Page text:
It’s hard to remember a more exciting time in our industry. The shift from analog to digital, and now to IP-enabled AV technologies is creating new energy and opportunities—and with good reason. Networked-based AV systems offer remote monitoring and access, scalable setups, and centralized control options.
For some AV specialists, though, AV over IP is still new. For others, migrating AV to IP is a work in progress. Budget realities and debates about 10Gb versus 1Gb add to the confusion. Regardless of where you are in the process, IP-enabled AV is quickly becoming the reality, and AV stakeholders need to firm up on IP knowledge. Here are a few basics of an IP infrastructure to help you and your team get started.
Start With the Basics
When preparing for a reliable IP infrastructure, start thinking about it on the physical layer. More specifically, start with the most fundamental element of the infrastructure: the cabling.
We already understand the limitations of hardwired HDMI connections, DVI connections, or high-speed HDMI 2.0 connections. They do the job, and they do it well. But there are serious distance limitations to physical native connections and native cabling. These limits can also be costly.
Go the Distance
When you move AV into the IP world, we can dramatically extend our range. We know how far we can go over a gigabit Ethernet copper Cat-6 cable. We also know how far we can go over a single-mode, fiber connection. IP functionality lets us expand our range and capabilities dramatically, far beyond sending a signal from point A to point B.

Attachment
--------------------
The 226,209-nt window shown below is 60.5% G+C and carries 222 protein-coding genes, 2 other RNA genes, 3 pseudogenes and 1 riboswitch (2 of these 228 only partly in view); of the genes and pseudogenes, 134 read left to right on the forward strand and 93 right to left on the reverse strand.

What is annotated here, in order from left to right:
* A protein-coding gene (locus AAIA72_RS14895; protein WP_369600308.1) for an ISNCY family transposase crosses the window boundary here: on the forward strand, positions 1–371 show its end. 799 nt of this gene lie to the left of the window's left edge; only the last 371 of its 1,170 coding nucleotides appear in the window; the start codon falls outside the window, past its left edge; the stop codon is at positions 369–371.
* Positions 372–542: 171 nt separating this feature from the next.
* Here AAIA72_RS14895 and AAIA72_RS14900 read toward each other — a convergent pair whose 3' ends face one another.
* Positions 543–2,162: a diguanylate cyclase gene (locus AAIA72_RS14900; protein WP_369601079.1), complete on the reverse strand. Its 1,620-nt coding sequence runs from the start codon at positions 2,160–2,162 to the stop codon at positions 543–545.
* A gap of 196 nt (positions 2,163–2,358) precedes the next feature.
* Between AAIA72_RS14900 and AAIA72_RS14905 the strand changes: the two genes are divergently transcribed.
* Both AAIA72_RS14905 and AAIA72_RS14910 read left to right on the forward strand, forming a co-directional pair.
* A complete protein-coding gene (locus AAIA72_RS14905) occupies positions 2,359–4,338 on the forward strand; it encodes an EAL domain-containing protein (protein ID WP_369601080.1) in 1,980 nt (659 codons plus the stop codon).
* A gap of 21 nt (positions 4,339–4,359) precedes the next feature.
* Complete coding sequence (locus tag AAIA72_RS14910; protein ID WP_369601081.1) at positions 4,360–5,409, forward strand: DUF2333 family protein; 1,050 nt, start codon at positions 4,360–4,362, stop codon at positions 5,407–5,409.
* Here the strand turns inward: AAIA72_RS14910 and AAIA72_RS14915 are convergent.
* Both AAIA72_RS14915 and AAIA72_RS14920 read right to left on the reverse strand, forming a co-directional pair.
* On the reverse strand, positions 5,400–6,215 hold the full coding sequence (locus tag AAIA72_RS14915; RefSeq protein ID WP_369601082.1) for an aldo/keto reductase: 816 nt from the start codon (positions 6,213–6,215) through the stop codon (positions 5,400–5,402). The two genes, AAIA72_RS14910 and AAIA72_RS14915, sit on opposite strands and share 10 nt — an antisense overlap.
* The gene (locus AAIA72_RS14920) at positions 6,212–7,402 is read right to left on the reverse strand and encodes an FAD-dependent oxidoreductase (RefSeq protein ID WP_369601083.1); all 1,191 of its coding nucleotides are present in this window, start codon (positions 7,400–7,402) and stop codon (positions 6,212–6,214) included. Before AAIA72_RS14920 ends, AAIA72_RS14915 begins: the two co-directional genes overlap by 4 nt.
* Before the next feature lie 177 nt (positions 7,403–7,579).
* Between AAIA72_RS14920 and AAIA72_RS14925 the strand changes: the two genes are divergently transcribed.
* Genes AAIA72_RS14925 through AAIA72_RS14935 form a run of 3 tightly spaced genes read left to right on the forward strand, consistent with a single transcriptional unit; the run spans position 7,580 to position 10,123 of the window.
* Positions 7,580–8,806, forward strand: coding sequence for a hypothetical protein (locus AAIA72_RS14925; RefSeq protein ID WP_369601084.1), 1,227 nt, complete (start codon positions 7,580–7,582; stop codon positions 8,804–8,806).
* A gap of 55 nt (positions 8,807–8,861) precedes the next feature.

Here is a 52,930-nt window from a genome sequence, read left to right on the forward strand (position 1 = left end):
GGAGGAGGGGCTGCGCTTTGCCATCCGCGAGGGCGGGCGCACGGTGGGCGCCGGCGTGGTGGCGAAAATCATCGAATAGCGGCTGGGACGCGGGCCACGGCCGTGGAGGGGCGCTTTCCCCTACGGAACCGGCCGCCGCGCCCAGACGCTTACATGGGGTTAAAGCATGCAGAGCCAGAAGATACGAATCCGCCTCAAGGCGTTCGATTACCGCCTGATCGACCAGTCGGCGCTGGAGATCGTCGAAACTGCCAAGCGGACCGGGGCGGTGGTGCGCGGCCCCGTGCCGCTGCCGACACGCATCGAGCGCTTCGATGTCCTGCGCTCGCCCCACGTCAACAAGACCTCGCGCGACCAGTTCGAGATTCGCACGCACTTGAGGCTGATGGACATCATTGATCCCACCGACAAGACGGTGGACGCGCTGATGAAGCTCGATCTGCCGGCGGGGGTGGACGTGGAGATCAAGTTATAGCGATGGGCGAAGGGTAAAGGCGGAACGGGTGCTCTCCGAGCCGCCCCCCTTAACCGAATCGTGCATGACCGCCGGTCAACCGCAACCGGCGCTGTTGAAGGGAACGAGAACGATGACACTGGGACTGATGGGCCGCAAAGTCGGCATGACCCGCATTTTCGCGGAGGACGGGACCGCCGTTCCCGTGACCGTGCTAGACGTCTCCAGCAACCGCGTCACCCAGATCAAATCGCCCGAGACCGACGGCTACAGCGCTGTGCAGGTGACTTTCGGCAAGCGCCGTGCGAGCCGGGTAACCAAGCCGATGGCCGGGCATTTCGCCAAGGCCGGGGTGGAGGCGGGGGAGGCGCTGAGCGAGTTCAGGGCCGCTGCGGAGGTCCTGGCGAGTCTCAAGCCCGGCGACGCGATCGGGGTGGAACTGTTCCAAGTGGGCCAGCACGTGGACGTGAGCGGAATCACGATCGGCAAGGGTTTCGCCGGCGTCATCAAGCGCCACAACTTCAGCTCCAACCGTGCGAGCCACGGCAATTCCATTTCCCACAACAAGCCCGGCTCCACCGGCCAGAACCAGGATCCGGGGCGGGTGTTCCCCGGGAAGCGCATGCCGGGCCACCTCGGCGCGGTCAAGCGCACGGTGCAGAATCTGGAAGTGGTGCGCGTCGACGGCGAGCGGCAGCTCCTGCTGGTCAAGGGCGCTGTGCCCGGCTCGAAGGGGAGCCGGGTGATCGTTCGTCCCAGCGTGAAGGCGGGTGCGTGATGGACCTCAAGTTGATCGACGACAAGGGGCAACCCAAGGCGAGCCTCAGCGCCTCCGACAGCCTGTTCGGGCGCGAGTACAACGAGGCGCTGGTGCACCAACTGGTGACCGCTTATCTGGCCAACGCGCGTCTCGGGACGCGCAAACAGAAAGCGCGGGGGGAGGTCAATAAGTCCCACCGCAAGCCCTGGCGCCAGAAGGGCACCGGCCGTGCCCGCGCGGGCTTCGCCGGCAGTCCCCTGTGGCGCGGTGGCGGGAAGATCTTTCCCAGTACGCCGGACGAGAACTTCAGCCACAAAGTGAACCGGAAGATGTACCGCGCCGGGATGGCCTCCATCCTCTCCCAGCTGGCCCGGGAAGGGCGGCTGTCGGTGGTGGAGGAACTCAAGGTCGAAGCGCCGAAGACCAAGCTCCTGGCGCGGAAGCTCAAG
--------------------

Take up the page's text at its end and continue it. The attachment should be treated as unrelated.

Seven-Layer OSI Model
In the seven-layer Open Systems Interconnection (OSI) model, the Data Link layer is layer 2. Layer 2 provides node-to-node transfer and is responsible for media access control, flow control, and error checking.
The Network layer is layer 3. Layer 3 is where the packet-forwarding and routing happens, and through intermediate routers. Layer 3 also manages quality of service (QoS), recognizes, and forwards local host domain messages to the Transport layer (layer 4).
Once you start moving up the layers, you can start thinking about breaking up and segmenting a network depending on what type of traffic you have, and what type of priority is required for it. And that brings us into the Ethernet switching world. We will cover more about the OSI layers as they related to your infrastructure in Part 2 of this blog.
Whether you are just getting started with IP-based AV, or you are a seasoned pro, regular training and education are key. AVIXA offers various IT-centric courses and tracks, such as Networking Technology Online. Learn more here.
Mark Bohs is Datapath’s director of Sales, the Americas. Read Part 2 of this blog, which covers switches and VLANs, here.